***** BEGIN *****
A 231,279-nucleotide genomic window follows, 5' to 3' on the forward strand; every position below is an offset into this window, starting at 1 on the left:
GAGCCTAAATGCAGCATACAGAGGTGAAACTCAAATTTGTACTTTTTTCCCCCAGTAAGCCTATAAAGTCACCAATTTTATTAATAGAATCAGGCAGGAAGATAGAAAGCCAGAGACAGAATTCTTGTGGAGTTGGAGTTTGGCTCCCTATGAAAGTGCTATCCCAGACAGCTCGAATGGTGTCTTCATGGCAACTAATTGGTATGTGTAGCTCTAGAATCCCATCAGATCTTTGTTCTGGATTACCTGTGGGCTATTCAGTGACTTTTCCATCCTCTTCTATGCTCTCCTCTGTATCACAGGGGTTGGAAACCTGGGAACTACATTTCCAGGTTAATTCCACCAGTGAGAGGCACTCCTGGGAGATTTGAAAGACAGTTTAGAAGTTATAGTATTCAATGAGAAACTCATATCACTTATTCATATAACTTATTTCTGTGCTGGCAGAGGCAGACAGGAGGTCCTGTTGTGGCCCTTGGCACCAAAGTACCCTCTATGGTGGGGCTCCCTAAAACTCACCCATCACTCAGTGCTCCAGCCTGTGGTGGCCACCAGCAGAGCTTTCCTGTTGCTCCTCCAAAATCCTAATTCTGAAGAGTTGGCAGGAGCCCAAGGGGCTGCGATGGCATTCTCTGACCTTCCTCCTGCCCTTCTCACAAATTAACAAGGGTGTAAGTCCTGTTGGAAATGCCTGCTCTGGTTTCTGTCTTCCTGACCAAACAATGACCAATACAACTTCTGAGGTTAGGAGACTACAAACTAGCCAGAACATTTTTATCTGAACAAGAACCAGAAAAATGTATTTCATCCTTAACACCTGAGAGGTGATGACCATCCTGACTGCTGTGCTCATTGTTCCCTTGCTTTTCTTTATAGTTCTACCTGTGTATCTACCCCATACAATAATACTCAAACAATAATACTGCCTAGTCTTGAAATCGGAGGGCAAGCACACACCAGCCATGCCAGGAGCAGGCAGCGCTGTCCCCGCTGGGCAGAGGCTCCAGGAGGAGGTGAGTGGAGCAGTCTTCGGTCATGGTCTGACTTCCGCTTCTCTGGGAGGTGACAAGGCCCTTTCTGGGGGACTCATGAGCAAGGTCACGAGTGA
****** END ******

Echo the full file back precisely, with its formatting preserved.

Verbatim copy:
A 231,279-nucleotide genomic window follows, 5' to 3' on the forward strand; every position below is an offset into this window, starting at 1 on the left:
GAGCCTAAATGCAGCATACAGAGGTGAAACTCAAATTTGTACTTTTTTCCCCCAGTAAGCCTATAAAGTCACCAATTTTATTAATAGAATCAGGCAGGAAGATAGAAAGCCAGAGACAGAATTCTTGTGGAGTTGGAGTTTGGCTCCCTATGAAAGTGCTATCCCAGACAGCTCGAATGGTGTCTTCATGGCAACTAATTGGTATGTGTAGCTCTAGAATCCCATCAGATCTTTGTTCTGGATTACCTGTGGGCTATTCAGTGACTTTTCCATCCTCTTCTATGCTCTCCTCTGTATCACAGGGGTTGGAAACCTGGGAACTACATTTCCAGGTTAATTCCACCAGTGAGAGGCACTCCTGGGAGATTTGAAAGACAGTTTAGAAGTTATAGTATTCAATGAGAAACTCATATCACTTATTCATATAACTTATTTCTGTGCTGGCAGAGGCAGACAGGAGGTCCTGTTGTGGCCCTTGGCACCAAAGTACCCTCTATGGTGGGGCTCCCTAAAACTCACCCATCACTCAGTGCTCCAGCCTGTGGTGGCCACCAGCAGAGCTTTCCTGTTGCTCCTCCAAAATCCTAATTCTGAAGAGTTGGCAGGAGCCCAAGGGGCTGCGATGGCATTCTCTGACCTTCCTCCTGCCCTTCTCACAAATTAACAAGGGTGTAAGTCCTGTTGGAAATGCCTGCTCTGGTTTCTGTCTTCCTGACCAAACAATGACCAATACAACTTCTGAGGTTAGGAGACTACAAACTAGCCAGAACATTTTTATCTGAACAAGAACCAGAAAAATGTATTTCATCCTTAACACCTGAGAGGTGATGACCATCCTGACTGCTGTGCTCATTGTTCCCTTGCTTTTCTTTATAGTTCTACCTGTGTATCTACCCCATACAATAATACTCAAACAATAATACTGCCTAGTCTTGAAATCGGAGGGCAAGCACACACCAGCCATGCCAGGAGCAGGCAGCGCTGTCCCCGCTGGGCAGAGGCTCCAGGAGGAGGTGAGTGGAGCAGTCTTCGGTCATGGTCTGACTTCCGCTTCTCTGGGAGGTGACAAGGCCCTTTCTGGGGGACTCATGAGCAAGGTCACGAGTGA